Berserk is a legendary manga. The series’ creator, Kentaro Miura, died on May 6, 2021. But his story needs to live on. Berserk follows the Black Swordsman called Guts who fights monsters with extreme brutality while wielding a very large sword. The series has enthralled readers since its run began in 1989.
During its lengthy tenure, Berserk’s detailed gothic hellscape visuals have inspired numerous gaming trends. Arguably, the big-sword protagonist trend was inspired by Guts. Dante from Devil May Cry, Cloud Strife from Final Fantasy VII, and Caim from Yoko Taro’s Drakengard are all characters that have arguably used elements of Guts as a basis.
Berserk’s influence goes far beyond lead characters. Every game in FromSoftware’s Souls franchise features numerous monsters and characters inspired by Berserk. Which makes the studio the perfect company to give Berserk its first good adaptation.
We need a Berserk game. And FromSoftware needs to make it.
Berserk has had mostly bad adaptations
Berserk is a legendary manga. It has gained acclaim for gorgeously detailed worlds, which Miura painstakingly drew. In addition to the art, Berserk features an expansive world, nuanced characters, and incredible action scenes.
There have been multiple attempts to adapt the series with varying levels of success.
Firstly there was a 1997 attempt to adapt Berserk into an anime. This one was widely well-received by audiences, but it’s incomplete and difficult to locate legally.
Berserk has since had two other anime adaptation attempts. One occurred in 2012 as a film trilogy based on the series’ Golden Age arc. While this adaptation was enjoyable, it was criticized for favoring action over the character drama. Following the film, a two-season anime aired. It adapted far more of the show than other attempts but failed on many other levels like cutting over story elements and simply looking terrible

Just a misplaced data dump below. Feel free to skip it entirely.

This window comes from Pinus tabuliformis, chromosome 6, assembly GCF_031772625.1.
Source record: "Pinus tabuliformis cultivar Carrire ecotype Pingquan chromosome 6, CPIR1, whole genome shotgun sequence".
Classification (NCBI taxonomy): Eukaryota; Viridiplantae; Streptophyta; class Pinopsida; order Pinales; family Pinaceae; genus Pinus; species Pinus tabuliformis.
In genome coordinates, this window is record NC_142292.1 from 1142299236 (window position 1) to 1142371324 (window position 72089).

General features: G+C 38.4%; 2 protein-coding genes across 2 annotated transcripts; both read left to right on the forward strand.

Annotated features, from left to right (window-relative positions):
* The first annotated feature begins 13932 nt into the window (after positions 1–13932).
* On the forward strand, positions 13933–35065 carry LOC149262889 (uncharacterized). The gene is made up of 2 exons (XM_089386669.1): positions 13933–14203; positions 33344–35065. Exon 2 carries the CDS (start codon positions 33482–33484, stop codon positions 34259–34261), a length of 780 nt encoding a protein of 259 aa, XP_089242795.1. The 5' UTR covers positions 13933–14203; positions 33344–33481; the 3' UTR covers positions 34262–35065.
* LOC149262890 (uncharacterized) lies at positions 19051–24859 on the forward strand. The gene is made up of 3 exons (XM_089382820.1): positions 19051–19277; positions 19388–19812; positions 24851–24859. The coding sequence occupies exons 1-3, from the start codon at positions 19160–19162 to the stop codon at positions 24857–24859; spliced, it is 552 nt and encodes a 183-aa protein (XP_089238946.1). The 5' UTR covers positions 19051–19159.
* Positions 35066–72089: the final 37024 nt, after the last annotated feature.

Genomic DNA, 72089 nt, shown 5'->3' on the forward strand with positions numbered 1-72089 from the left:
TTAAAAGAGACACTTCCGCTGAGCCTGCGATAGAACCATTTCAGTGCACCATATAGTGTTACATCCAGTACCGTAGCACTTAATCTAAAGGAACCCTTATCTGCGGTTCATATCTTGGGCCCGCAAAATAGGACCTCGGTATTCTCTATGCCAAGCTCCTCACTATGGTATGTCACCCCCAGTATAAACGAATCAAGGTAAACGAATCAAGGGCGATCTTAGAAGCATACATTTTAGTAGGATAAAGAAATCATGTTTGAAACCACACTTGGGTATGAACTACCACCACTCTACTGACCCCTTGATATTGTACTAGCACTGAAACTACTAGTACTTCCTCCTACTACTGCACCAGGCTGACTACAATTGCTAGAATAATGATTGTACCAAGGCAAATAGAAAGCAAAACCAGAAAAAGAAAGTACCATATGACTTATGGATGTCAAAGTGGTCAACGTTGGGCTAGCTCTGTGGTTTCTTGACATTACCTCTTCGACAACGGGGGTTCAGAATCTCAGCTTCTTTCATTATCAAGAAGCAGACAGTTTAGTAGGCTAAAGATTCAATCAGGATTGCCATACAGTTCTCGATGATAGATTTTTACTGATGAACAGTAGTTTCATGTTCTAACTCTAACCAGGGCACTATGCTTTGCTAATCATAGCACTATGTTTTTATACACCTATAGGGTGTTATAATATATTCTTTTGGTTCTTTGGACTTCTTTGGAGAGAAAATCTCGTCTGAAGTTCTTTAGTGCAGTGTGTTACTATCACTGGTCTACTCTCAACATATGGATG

There seems to almost always be something lost when adapting Berserk.
The most balanced modern adaptation attempt came in the form of a Dynasty Warriors-style game titled Berserk and the Band of the Hawk. The game spliced classic Musou gameplay with scenes from the film series. The game facilitated many of the beats that other adaptations missed. Using gameplay, the developers included many of the more contemplative moments from the series, which might be deemed too slow for other mediums.
Berserk and the Band of the Hawk critically failed due to repetitiveness and unwieldy difficulty spikes. Nevertheless, its existence is proof that with the right studio, a video game might be the best way to adapt the ambitious series.
Gaming is the only medium that can capture the ambitious number of details present in the series.
FromSoftware is the perfect studio for Berserk
If you need a studio to adapt Berserk into a video game, look no further than FromSoftware. Hidetaka Miyazaki, the man who has helmed nearly every entry in the Souls franchise, loves Berserk. On top of that, almost every game with Miyazaki’s involvement has been very overtly inspired by Berserk.
The Hunter’s Mark in Bloodbourne is said to reference the Mark of Sacrifice in Berserk. The characterization and story in Sekiro: Shadows Die Twice are also seemingly inspired by Berserk. Dark Souls features numerous monsters that were directly pulled from Berserk. Elden Ring, a game that has only had two pixels from it shown, already might have a Berserk reference. That winged helmet we’ve seen in teasers bears resemblance to the Berserk character Farnese.
It’s obvious that Miyazaki adores Berserk.
The Souls games already closely resemble Berserk in terms of atmosphere. It would only take a little tinkering to turn the winning Souls formula into a Berserk game. The gameplay is arguably already there, especially if you combine elements from Sekiro. If you combined the tone and setting of the Souls games with the story, speed, and counter system in Seikiro, you’ve effectively got the basis of an amazing Berserk game.
Adapting Berserk into a Souls game would bring it to the attention of those that have yet to experience the series and could extend its longevity in the public eye. And what better way to honor Miura than to properly adapt his life’s work?